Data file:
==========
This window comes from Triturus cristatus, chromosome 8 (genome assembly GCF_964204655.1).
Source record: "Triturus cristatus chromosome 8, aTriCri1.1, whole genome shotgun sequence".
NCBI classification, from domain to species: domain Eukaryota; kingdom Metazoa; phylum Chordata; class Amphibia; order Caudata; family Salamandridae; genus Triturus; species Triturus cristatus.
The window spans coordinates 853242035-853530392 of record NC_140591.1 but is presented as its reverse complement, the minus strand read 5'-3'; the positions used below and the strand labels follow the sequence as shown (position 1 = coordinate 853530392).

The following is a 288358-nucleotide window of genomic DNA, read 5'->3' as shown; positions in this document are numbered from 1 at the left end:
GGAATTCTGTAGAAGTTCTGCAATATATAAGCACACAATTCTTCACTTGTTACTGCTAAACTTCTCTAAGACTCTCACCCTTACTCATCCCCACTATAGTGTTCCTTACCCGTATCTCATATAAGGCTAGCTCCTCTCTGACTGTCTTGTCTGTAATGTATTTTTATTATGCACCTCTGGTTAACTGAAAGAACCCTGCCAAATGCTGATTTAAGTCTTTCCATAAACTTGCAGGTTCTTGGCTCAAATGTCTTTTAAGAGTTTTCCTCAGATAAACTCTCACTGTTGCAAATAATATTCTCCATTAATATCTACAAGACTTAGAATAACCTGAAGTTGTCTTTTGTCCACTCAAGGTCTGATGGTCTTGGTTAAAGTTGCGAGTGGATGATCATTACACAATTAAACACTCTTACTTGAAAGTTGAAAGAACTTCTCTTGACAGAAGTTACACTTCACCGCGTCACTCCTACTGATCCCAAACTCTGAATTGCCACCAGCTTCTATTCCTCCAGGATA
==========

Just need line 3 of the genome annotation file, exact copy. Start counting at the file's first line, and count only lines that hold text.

NCBI classification, from domain to species: domain Eukaryota; kingdom Metazoa; phylum Chordata; class Amphibia; order Caudata; family Salamandridae; genus Triturus; species Triturus cristatus.